PrognoScan and Kaplan–Meier Plotter database analysis
The correlation between SKA3 expression and survival in pan-cancer was analyzed in PrognoScan (http://dna00.bio.kyutech.ac.jp/PrognoScan/index.html) and Kaplan–Meier plotter (https://www.kmplot.com/). Specifically, SKA3 expression level was searched in all available microarray datasets of PrognoScan to determine its relationship with prognosis . The threshold was set as a Cox P-value < 0.05. Kaplan–Meier plotter is a powerful online tool that can evaluate the impact of 54,000 genes on survival in 21 cancer types from TCGA database . We investigated the relevance between SKA3 expression level and OS and DFS in KIRP, BLCA, OVC, BRCA, LUAD, and COAD (Supplementary Table 1). Hazard ratios (HRs) and log-rank P-values were calculated.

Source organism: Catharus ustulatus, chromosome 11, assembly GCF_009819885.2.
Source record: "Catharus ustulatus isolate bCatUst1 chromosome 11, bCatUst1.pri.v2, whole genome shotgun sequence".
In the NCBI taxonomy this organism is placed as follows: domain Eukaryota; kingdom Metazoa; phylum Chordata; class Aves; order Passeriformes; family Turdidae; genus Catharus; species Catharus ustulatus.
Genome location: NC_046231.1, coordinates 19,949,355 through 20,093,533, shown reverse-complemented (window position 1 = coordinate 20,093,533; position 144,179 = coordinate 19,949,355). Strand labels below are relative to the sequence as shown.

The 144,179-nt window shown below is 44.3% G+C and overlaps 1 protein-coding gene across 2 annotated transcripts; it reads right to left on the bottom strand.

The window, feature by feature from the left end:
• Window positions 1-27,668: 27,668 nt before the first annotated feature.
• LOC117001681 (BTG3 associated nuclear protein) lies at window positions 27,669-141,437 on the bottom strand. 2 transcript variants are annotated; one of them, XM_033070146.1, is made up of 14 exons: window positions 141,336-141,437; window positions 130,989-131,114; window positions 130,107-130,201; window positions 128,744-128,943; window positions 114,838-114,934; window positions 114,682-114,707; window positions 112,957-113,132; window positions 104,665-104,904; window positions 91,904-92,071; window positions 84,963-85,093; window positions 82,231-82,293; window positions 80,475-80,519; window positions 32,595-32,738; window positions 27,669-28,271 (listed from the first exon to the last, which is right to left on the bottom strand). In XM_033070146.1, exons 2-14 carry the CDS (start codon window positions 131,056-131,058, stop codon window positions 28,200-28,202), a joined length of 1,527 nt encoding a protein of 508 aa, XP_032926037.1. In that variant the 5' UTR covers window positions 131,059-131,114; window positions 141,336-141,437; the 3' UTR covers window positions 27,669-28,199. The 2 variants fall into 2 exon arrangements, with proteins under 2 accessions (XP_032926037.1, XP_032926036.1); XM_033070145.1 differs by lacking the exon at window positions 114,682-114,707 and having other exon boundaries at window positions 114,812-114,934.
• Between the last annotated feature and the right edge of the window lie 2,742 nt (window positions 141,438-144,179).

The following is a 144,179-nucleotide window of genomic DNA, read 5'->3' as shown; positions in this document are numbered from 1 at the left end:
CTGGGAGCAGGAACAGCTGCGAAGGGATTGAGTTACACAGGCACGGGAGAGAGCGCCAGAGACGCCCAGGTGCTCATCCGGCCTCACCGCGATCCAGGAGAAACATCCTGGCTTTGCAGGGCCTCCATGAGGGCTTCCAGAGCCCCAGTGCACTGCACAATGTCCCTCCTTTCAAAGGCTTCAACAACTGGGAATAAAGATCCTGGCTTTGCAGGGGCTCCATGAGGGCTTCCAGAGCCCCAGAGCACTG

DEG and enrichment analyses
Using "limma" package in R software (version 4.1.1, www.r-project.org), we divided TCGA-BLCA samples into quartiles based on SKA3 expression . The group with the lowest 25% of SKA3 expression was defined as the low expression group, and the group with the highest 25% was defined as the high expression group. Then, "edgeR" package was used to screen the significant differentially expressed genes (DEGs) in low and high expression groups of SKA3 based on | log2fc |> 1 and Benjamin Hochberg adjusted P < 0.01. Gene ontology (GO) analysis was executed via EnrichGO effect in R package "clusterProfiler". Kyoto encyclopedia of genes and genomes (KEGG) analysis was executed via EnrichKEGG effect in R package "clusterProfiler".